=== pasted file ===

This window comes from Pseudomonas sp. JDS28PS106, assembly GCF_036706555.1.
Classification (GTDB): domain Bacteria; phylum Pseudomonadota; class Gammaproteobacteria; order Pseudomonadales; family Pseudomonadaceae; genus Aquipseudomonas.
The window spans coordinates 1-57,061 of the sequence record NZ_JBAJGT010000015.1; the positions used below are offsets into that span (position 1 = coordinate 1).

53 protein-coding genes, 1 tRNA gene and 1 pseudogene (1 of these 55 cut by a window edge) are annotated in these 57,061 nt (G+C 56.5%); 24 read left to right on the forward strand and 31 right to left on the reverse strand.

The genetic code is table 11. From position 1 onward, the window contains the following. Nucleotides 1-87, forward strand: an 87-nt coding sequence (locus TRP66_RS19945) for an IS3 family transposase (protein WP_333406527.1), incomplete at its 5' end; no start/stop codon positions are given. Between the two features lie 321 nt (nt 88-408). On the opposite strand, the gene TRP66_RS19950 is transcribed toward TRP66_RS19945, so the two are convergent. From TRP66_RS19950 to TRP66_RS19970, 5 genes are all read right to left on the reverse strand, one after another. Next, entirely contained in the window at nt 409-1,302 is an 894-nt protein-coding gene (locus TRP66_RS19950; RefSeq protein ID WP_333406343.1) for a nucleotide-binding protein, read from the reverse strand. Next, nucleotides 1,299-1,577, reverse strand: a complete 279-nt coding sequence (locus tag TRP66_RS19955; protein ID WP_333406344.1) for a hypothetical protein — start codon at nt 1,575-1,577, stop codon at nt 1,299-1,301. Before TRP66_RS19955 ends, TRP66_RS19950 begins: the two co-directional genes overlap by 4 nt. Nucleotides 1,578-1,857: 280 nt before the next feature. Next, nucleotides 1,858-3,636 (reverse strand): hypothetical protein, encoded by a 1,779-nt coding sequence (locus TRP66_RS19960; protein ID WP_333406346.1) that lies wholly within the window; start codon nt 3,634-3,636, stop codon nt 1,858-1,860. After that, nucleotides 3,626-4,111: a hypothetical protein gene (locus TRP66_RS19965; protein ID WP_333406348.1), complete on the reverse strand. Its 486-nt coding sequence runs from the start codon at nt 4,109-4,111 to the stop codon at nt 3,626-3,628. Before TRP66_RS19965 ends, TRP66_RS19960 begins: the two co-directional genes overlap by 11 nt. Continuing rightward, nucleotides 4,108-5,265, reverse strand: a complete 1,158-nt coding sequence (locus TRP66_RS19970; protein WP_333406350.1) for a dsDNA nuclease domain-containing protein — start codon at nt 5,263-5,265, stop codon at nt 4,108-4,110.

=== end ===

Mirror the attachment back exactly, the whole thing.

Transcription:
This window comes from Pseudomonas sp. JDS28PS106, assembly GCF_036706555.1.
Classification (GTDB): domain Bacteria; phylum Pseudomonadota; class Gammaproteobacteria; order Pseudomonadales; family Pseudomonadaceae; genus Aquipseudomonas.
The window spans coordinates 1-57,061 of the sequence record NZ_JBAJGT010000015.1; the positions used below are offsets into that span (position 1 = coordinate 1).

53 protein-coding genes, 1 tRNA gene and 1 pseudogene (1 of these 55 cut by a window edge) are annotated in these 57,061 nt (G+C 56.5%); 24 read left to right on the forward strand and 31 right to left on the reverse strand.

The genetic code is table 11. From position 1 onward, the window contains the following. Nucleotides 1-87, forward strand: an 87-nt coding sequence (locus TRP66_RS19945) for an IS3 family transposase (protein WP_333406527.1), incomplete at its 5' end; no start/stop codon positions are given. Between the two features lie 321 nt (nt 88-408). On the opposite strand, the gene TRP66_RS19950 is transcribed toward TRP66_RS19945, so the two are convergent. From TRP66_RS19950 to TRP66_RS19970, 5 genes are all read right to left on the reverse strand, one after another. Next, entirely contained in the window at nt 409-1,302 is an 894-nt protein-coding gene (locus TRP66_RS19950; RefSeq protein ID WP_333406343.1) for a nucleotide-binding protein, read from the reverse strand. Next, nucleotides 1,299-1,577, reverse strand: a complete 279-nt coding sequence (locus tag TRP66_RS19955; protein ID WP_333406344.1) for a hypothetical protein — start codon at nt 1,575-1,577, stop codon at nt 1,299-1,301. Before TRP66_RS19955 ends, TRP66_RS19950 begins: the two co-directional genes overlap by 4 nt. Nucleotides 1,578-1,857: 280 nt before the next feature. Next, nucleotides 1,858-3,636 (reverse strand): hypothetical protein, encoded by a 1,779-nt coding sequence (locus TRP66_RS19960; protein ID WP_333406346.1) that lies wholly within the window; start codon nt 3,634-3,636, stop codon nt 1,858-1,860. After that, nucleotides 3,626-4,111: a hypothetical protein gene (locus TRP66_RS19965; protein ID WP_333406348.1), complete on the reverse strand. Its 486-nt coding sequence runs from the start codon at nt 4,109-4,111 to the stop codon at nt 3,626-3,628. Before TRP66_RS19965 ends, TRP66_RS19960 begins: the two co-directional genes overlap by 11 nt. Continuing rightward, nucleotides 4,108-5,265, reverse strand: a complete 1,158-nt coding sequence (locus TRP66_RS19970; protein WP_333406350.1) for a dsDNA nuclease domain-containing protein — start codon at nt 5,263-5,265, stop codon at nt 4,108-4,110.